Peace Seedlings is Northwestern partnership dedicated to saving seeds of diversity and breeding public domain plants for organic growers. Peace Seedlings continues the work of Alan and Linda Kapuler’s Peace Seeds, co-founders of Seeds of Change and holders of a seed bank of about 1,000 varieties. The two seed companies share growing space and work cooperatively, each following their own particular interests with shared goals of creating true seed strains of delicious, nutritious food crops.

 Beauty & The Pea

A dwarf shelling pea, Desiree Blauschokker, can even be container grown without support. Its crisp, blue-purple pods are lovely raw (think snow peas) or grown to plump maturity and shelled. They look especially beautiful when joined in a raw salad with Golden Sweet Edible snow peas, which have lemon yellow pods that can also be enjoyed as youngster pods or mature peas (and even dried). My earliest are usually Sugar Ann (probably named for me, if they only knew), compact 2-footers with tender-crisp pods that pack a lot of flavor and are awesome raw or in risotto.

A Lotta Lettuce

Greens appear in pretty much every meal I eat, and I especially love both super crisp and buttery lettuces, which taste most magical when just picked. Thus, I’m a huge fan of Frank’s Unsung Crispy Mix, bred by Frank Morton, whose Wild Garden Seed company breeds nutritionally superior, especially flavorful edibles that are well suited to organic farming practices. The Unsung mix combines colorful bronze, red, and green crisp-head, mini-head, and romaine types, all of which are toothsome singly or together. Yum!

Hot purple Hyper Red Rumple is a stunning looseleaf lettuce with great texture and full flavor that has always been utterly dependable in my gardens. I’m also getting fond of the new Salanova lettuces, which come in red and green versions of butterheads, oakleaves, frilly leaves and frisees. The baby butterheads look almost like succulents as infants and size up into buxom bouquets that fill a salad bowl with a single cut of your harvesting knife. I’m so glad that spring is on the way!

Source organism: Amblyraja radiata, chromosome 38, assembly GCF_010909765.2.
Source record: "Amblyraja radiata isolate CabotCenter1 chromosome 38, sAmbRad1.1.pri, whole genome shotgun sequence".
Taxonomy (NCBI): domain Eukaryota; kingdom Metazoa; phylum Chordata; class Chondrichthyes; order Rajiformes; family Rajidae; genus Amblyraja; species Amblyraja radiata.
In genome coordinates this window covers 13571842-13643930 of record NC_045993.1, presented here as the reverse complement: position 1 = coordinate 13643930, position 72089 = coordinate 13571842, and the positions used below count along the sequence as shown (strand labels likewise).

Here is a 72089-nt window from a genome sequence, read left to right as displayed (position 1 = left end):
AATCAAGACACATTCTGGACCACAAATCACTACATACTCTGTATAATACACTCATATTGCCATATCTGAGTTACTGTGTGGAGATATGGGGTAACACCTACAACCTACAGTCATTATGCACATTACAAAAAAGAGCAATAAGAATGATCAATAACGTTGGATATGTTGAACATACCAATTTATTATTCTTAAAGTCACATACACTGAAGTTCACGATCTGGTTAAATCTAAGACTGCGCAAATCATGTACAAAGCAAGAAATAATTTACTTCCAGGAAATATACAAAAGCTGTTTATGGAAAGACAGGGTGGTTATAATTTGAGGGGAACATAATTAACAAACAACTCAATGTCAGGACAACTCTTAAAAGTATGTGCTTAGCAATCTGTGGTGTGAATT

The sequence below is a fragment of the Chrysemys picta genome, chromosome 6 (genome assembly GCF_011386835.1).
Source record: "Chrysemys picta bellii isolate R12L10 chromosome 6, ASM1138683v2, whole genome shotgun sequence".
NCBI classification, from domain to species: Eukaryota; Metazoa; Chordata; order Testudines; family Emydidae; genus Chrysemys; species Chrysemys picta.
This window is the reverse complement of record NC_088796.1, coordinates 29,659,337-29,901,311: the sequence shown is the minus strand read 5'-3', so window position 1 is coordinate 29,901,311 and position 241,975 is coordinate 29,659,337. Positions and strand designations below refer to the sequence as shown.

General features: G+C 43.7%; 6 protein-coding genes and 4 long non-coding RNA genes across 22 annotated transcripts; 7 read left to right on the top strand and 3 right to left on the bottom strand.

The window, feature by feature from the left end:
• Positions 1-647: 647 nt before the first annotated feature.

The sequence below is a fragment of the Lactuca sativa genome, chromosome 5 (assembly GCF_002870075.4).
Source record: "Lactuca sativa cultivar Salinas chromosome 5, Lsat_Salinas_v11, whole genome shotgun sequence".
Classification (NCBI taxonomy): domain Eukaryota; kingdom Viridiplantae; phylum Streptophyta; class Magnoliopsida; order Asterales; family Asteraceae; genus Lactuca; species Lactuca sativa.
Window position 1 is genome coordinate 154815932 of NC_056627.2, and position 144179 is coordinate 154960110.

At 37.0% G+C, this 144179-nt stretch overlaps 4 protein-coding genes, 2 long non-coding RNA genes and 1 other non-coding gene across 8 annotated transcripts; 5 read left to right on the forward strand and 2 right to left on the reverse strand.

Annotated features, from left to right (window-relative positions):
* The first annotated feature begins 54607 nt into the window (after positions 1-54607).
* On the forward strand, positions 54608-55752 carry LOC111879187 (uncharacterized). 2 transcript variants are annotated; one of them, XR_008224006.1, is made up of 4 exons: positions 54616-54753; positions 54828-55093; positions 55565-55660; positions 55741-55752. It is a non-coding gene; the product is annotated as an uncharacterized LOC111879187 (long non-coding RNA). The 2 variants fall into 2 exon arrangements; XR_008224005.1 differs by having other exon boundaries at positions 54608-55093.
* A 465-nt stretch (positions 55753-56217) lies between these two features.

Here are some links to learn more about our Northwestern hero breeders:

This entry was posted in composting, Drainage, fall/winter crops, Garden Prep, Nutrition, Soil, Sustainable Gardening, Sustainable Living and tagged , , , , . Bookmark the permalink.

3 Responses to Good Soil Combos For Containers

  1. Claudia Meadows says:

    Thanks for your tips. The potting soil that I have access to through Costco is Cedar Grove Patting Soil. Is there a way to amend that brand to improve it for vegetable growing use in my sunny pots?

  2. Recommending a relevant book I recently read (I checked it out of Kitsap Library “The Soil Will Save Us: How Scientists, Farmers, and Foodies Are Healing the Soil to Save the Planet” by Kristin Ohlson.

    The second half of the book was especially fascinating — about scientists, farmers, ranchers, landscapers and how they are re-thinking and experimenting with how to build healthy soil.

    • Ann Lovejoy says:

      Yes, I read that one too, really fascinating indeed! We have a lot to learn about nurturing soil health, that’s for sure.